How to memorize the 100 year codes for calendar calculation?


(Andrew Penton) #1

I’ve only used the doomsday algorithm for calculating day of the week for calendar dates, and after searching for something more efficient I’ve found the Mental Cal app. I was wondering if there’s a system for memorizing the year codes; there are 100 of them but they all range from 0-6 so I figure there should be an easy way to do this.


New Member: Surya, United States
Conduct lessons
#2

Well, since I’m the one who wrote that app it seems only appropriate that I try and answer your question then. Thanks for downloading, hope the app helps you with practicing. Are you planning on competing in Memoriad or somewhere else where mental calendar calculation is a discipline?

There are two systems actually. The one I prefer to show people is one that uses seven small memory palaces; one per weekday. I say weekday because you can tread weekday and year code pretty much interchangeably. Just like 2 + 2 = 4 you could say Tuesday + Tuesday = Thursday.

So first you’d find seven palaces with seven locations each. The memory palace will represent the weekday, so find something that you can associate with it. For example, Sunday is “fun”-day… whatever that means to you. Monday is then the first day back in the office or school, so you can pick something there. Thirsty Thursday could be in some college bar or something along those lines. Basically, always a location that reminds you of a particular weekday.

After that place images for the numbers in their respective memory palaces. I’d do it as two per location. So if you got 00 = Zeus and 06 = Sushi because you’re using major system codes for your objects, then place Zeus eating Sushi in the first location of the palace that you’ve picked for Sunday.

Unlike memorizing a deck of cards, the information in these palaces will not change. So get a good interaction with the location, so that you are immediately reminded of the palace and which weekday (i.e., year code it represents) as soon as you see the image for the year. (For Monday and Wednesday you’ll need an additional location each.)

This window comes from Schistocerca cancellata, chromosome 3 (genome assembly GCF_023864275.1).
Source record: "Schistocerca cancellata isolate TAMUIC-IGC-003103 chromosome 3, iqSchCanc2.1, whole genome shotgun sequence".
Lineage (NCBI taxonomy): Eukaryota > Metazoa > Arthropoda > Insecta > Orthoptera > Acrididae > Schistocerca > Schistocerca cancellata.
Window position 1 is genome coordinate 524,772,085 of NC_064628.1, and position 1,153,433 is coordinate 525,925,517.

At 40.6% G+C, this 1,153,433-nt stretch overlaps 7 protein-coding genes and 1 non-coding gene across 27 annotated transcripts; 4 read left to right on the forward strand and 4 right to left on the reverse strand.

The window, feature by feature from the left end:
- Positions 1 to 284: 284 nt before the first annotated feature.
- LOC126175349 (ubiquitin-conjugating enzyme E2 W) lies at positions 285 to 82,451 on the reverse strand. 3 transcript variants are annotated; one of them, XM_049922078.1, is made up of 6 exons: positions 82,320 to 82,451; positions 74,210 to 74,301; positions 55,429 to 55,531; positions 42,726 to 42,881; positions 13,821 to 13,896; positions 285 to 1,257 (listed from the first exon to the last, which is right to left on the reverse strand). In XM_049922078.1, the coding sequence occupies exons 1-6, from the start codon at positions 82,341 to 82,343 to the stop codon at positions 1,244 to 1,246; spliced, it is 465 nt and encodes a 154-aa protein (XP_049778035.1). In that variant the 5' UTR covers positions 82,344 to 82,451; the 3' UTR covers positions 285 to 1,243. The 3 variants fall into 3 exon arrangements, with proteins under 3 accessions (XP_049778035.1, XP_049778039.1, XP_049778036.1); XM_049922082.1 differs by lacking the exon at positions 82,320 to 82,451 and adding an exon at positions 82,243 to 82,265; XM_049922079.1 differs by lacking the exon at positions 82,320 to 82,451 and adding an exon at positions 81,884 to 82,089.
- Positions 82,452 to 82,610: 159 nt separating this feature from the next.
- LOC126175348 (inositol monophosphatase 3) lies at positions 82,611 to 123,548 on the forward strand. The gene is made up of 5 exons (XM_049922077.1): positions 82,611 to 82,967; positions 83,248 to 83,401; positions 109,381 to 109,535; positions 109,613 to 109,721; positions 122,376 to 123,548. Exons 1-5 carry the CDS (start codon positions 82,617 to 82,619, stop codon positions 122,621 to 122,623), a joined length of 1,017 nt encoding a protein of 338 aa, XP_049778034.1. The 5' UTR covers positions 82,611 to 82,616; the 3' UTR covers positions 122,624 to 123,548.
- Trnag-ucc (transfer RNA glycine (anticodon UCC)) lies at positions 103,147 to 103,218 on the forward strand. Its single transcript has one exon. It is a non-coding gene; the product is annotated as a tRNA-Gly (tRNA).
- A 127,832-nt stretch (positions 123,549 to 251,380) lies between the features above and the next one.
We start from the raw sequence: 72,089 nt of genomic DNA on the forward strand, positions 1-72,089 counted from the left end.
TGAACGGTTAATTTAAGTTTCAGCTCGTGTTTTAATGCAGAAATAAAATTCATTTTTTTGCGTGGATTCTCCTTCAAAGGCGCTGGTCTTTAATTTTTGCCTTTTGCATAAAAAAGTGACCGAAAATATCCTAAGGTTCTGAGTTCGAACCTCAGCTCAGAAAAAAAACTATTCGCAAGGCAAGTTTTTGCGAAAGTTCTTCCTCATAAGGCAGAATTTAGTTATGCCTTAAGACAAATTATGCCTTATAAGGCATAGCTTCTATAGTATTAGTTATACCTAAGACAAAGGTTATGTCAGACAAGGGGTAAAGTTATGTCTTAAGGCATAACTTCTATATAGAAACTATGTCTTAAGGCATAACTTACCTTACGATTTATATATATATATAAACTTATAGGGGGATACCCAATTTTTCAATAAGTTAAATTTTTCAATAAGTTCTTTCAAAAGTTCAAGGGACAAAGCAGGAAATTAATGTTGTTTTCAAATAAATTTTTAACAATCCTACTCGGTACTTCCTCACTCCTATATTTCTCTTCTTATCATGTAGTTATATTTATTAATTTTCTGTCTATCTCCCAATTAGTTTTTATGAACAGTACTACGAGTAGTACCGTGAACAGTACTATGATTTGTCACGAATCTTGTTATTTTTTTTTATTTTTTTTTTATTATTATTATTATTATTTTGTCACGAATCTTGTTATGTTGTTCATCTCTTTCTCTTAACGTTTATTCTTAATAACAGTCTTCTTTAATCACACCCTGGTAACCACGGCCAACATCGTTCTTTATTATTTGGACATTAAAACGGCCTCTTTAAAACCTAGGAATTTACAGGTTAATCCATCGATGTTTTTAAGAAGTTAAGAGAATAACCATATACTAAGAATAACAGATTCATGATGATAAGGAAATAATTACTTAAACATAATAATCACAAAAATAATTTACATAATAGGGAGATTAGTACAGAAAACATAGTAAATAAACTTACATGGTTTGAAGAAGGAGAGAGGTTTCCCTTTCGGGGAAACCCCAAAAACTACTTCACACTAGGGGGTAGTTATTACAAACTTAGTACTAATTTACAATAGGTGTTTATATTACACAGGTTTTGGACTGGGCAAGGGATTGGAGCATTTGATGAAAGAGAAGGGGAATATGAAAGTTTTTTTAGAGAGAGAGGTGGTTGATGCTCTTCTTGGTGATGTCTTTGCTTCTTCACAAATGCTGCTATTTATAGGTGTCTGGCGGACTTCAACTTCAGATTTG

Say you have May 7, 2041 you’d look for 41 which is RT and you use “rat” as an image. You find where you placed the rat and that palace remind you of something you do on Tuesdays, so the code is 2. Actually in this example the answer to the date in Tuesday because the rest all comes out 0.

Hope this helps… you can obviously adjust as necessary and use Dominic System or whatever you use; place one image per location instead of two; etc. Main point is: where your image for the year is represents the year code by means of the palace itself.

The other approach is to use 3-digit numbers. So with the above 41, you’d use 412 = RTN… maybe “retina”. The idea here is word completion. You already have 41 from the date, so you think of the word that starts with RT_ and then chose the correct letter to complete the word.

I’m not a big fan of the second approach because it’s very restrictive, due to the fact that you’re using three instead of two letters/digits. Maybe it doesn’t bother you because you already have a 1,000 images system; however, in that case you should use the first approach and combine century and year code so that 1641 is 641, 1741 is 741, etc. Every 400 years the codes repeat, so 20xx is the same as 16xx again. That way you can skip the step of adding the century code.

Hope this makes sense. Let me know if there’s anything I should clarify.


(Andrew Penton) #3

Thanks, this helps a lot.

No, just looking to impress friends with a new skill. Maybe I will compete once I’m more competent though.


#4

This sounds very interesting.
What is the main core purpose of this app?
What is the name of the app?

Nice to see the app creator here on the forum :slight_smile:


#5

Thanks @Erol,

the app is called Mental Cal (App Store) and teaches how to calculate the weekday for any date in the Gregorian calendar, which is a discipline at mental calculation championships. You can find the rules here: http://www.recordholders.org/en/records/dates.html